In the coesite zone, coesite grains at the cores of individual aggregates are arranged along sets of planes and individually separated by silica glass (Figs. 2E–2G), causing mottled to tartan-like textures. In contrast, they are entrained in silica glass with flame-like resorption textures along their margins. Combined SEM and TEM observations indicate that coesite grains in individual mottled-tartan domains are uniformly oriented (Fig. 2F; see the Data Repository), supporting an origin from a common protolith crystal. Coesite shows fine (down to a few nanometers in thickness) polysynthetic twinning parallel to the (010) plane (Fig. 2H). Adjacent to the quartz zone, grains in tartan-like patterns consist of coesite plus quartz intergrowths arranged along planes that are nearly parallel to PDFs of the quartz grains in the adjacent quartz zone (Fig. 2E). Also, PDFs in the quartz zone abutting silica glass in the coesite zone are widened as a result of resorption (Fig. 2C).

Other shock features at the margins of quartz grains include incipient melts of intergranular tourmaline and baddeleyite (see Fazio et al., 2014, their figure 9B). The latter, likely the thermal product of zircon, indicates local temperatures in excess of ∼1960 K (e.g., Timms et al., 2017). Fazio et al. (2014) also reported the occurrence of traces of stishovite in the same sandstone (L23) studied in this work, detected by X-ray powder diffraction. Despite careful search, we could not locate this high-pressure silica polymorph.

DISCUSSION

Petrographic data on shocked sandstones from Kamil Crater confirm that coesite in sedimentary rocks forms locally in symplectic regions, as reported in the literature from other impact structures (e.g., Kieffer et al., 1976). The resorption textures observed in the coesite zone, along with the melt-resorbed PDFs of the quartz crystals abutting the symplectic regions, suggest that interstitial silica glass (lechatelierite) formed by melting of coesite, coesite+quartz intergrowths, and PDF-bearing quartz crystals at temperatures above ∼3000 K. The coesite-quartz intergrowths in the tartan-like aggregates indicate substitution of coesite at the expense of the PDF-bearing quartz crystals (Figs. 2E and 2F) through direct quartz-coesite subsolidus transformation. Such subsolidus transformation has been recently hypothesized for impact coesite in shock veins of metaquartzites from the ∼300-km-diameter Paleoproterozoic Vredefort impact structure (Spray and Boonsue, 2018). This mechanism is, however, in contrast with two current models for the formation of impact coesite at the ∼24-km-diameter Ries (Germany) and the 1.8-km-diameter Xiuyan (China) impact craters, based on the microstructural observation of polycrystalline aggregates set in diaplectic silica glass of shocked, non-porous clasts in suevite. These models envisage coesite formation during shock unloading (i.e., when the pressure release path passes through the coesite stability field) through crystallization from a silica shock melt (Langenhorst, 2003; Chen et al., 2010; Fazio et al., 2017) or subsolidus nucleation from highly densified diaplectic silica glass (Stähle et al., 2008). Neither of the two nucleation processes can explain the localized occurrence of coesite at the margins of the symplectic regions in our sample. This suggests that the mechanism of coesite formation in porous target rocks may differ from that in crystalline target rocks.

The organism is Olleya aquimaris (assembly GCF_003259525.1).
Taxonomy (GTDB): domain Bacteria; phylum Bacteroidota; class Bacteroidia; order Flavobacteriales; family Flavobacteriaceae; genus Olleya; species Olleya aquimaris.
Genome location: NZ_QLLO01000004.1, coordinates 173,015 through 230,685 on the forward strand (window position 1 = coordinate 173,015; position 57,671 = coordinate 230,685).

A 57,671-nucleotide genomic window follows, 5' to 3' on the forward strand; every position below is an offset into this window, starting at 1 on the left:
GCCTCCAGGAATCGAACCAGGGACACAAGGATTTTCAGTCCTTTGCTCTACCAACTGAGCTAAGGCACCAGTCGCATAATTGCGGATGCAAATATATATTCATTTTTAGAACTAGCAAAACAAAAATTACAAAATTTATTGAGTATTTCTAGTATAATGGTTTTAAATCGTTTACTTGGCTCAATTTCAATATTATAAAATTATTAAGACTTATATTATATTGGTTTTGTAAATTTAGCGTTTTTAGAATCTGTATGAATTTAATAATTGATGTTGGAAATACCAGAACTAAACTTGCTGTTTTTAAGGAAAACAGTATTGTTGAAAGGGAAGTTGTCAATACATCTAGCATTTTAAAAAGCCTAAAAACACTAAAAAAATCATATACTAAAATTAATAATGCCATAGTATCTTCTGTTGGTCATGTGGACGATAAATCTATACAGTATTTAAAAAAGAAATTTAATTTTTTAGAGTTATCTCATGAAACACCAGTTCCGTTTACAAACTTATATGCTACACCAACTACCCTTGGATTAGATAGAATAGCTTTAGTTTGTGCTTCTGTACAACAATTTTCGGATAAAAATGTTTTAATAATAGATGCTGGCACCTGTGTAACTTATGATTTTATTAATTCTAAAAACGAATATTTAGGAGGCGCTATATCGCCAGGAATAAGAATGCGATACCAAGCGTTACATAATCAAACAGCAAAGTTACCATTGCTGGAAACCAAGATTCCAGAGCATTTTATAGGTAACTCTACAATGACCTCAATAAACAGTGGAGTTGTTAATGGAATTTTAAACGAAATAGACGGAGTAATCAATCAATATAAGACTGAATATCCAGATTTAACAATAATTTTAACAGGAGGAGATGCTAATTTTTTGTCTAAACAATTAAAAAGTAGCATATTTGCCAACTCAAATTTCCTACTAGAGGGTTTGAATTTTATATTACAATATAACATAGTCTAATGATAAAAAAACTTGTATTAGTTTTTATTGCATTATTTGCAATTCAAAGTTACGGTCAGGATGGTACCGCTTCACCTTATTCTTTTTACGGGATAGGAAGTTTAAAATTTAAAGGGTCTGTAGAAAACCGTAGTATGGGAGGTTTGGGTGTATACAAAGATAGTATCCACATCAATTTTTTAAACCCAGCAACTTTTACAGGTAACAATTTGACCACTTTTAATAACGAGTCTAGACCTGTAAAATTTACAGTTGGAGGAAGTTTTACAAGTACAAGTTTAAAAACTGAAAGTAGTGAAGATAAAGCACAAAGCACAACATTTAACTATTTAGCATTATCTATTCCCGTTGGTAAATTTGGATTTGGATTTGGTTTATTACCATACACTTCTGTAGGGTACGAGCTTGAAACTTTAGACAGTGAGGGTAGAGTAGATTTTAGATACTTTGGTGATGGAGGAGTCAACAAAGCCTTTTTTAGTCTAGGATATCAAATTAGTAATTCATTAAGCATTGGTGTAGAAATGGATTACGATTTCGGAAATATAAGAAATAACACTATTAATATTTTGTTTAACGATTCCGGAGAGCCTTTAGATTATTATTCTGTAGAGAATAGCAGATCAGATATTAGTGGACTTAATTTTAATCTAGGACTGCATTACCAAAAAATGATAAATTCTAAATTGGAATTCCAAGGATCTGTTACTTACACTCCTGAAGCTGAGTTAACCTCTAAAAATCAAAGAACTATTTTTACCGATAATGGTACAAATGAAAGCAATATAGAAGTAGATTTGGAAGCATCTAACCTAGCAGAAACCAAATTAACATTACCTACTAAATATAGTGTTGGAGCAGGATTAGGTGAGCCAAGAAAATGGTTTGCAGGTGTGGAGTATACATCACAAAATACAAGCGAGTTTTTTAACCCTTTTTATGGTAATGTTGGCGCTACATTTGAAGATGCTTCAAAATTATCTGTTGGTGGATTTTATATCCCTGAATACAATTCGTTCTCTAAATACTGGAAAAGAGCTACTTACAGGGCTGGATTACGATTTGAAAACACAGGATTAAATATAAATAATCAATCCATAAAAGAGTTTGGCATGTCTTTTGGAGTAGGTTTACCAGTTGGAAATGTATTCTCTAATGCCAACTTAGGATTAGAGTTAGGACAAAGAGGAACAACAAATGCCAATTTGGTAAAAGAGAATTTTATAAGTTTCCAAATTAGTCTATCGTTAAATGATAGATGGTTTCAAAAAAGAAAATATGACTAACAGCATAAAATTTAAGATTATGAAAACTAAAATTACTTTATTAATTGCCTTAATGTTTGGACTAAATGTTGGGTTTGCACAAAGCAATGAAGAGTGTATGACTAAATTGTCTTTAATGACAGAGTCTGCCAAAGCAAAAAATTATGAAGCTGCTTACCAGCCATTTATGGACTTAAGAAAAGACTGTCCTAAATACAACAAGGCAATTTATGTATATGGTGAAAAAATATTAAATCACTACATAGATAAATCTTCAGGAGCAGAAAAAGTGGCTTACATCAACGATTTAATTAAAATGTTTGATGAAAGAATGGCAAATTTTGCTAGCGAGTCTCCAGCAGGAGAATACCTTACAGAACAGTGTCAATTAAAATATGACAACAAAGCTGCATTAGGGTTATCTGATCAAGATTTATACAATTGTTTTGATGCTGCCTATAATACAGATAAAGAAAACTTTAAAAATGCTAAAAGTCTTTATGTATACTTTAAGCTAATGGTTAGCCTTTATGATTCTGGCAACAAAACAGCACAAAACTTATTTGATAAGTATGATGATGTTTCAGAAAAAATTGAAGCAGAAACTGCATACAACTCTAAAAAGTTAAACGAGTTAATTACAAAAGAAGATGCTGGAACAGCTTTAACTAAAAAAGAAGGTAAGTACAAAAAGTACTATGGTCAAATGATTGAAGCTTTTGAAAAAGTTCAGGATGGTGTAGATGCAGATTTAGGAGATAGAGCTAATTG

The equilibrium pressure conditions for coesite formation, 3–10 GPa, are significantly lower than the ∼20 GPa required to explain the amount of symplectic material and PDF orientations in the shocked quartz of the studied rock. This implies significant heterogeneity in the space-time distribution of pressure-temperature conditions within the rock. Heterogeneous and asynchronous distribution of peak pressures and temperatures is known to occur in porous rocks due to pore collapse induced by the passage of shock waves. We thus discuss the shock features in our sample within the context of the recent numerical simulation of shock-induced pore collapse by Güldemeister et al. (2013), as schematically represented in Figure 4. The passage of a shock wave generated by a moderate shock event (e.g., ∼20 GPa) in a quartz+pore system produces PDFs in the quartz zone (Fig. 4A) and causes the collapse of pores. Pore collapse induces localized decompression, followed by pressure amplification in adjacent quartz crystals. This leads first to the subsolidus transformation of quartz into a high-pressure silica polymorph (coesite in the present case), which subsequently melts when temperatures increase due to frictional heating induced by grain compaction (Fig. 4B). Pressure amplification and frictional heating are greatest at the center of the collapsed pore (Fig. 4C), causing complete melting of the high-pressure silica polymorphs (coesite in the present case) formed earlier during the decompression–initial pressure amplification stage. The preferential melting of coesite relative to quartz could be due to its metastability at ambient pressure and the smaller grain size (higher surface/volume ratio). Note that the temperature and pressure reported in Figure 4 are only qualitative estimates, and that the foremost parameter determining the formation and growth of coesite is the time spent within its stability field. Shock-front reverberation caused by the presence of pores and discontinuities in the shocked material could last long enough (milliseconds, according to Güldemeister et al. [2013]) to allow the transformation of quartz into coesite. This transformation may be energetically and topologically facilitated by the development of pervasive twinning in shocked coesite. Although we observed no stishovite (Fazio et al., 2014), it may have been present as relic crystals originally produced near the core of the symplectic regions and then melted away, similar to coesite.

Mineralogical and petrographic data from shocked Kamil Crater sandstones thus document the effective role of pore collapse in producing heterogeneous pressure-temperature-time (P-T-t) distributions in porous targets, as predicted by numerical models in the literature. This is relevant in defining the P-T-t paths of shock metamorphic rocks (porous versus crystalline), and therefore the shock classification of impactites and impact scenarios (e.g., Kowitz et al. 2016). The mechanism of coesite formation proposed in this study should apply to all moderately shocked, quartz-bearing sedimentary targets, including those at Barringer and Haughton (Nunavut, Canada) craters.

ACKNOWLEDGMENTS

This work was supported by the Ministero dell’Istruzione dell’Università e della Ricerca (PI# 20177X22NL). The manuscript benefited from the constructive criticism of three anonymous reviewers and editor Chris Clark..

1GSA Data Repository item 2018269, analytical methods and Figure DR1, is available online at http://www.geosociety.org/datarepository/2018/ or on request from editing@geosociety.org.
Gold Open Access: This paper is published under the terms of the CC-BY license.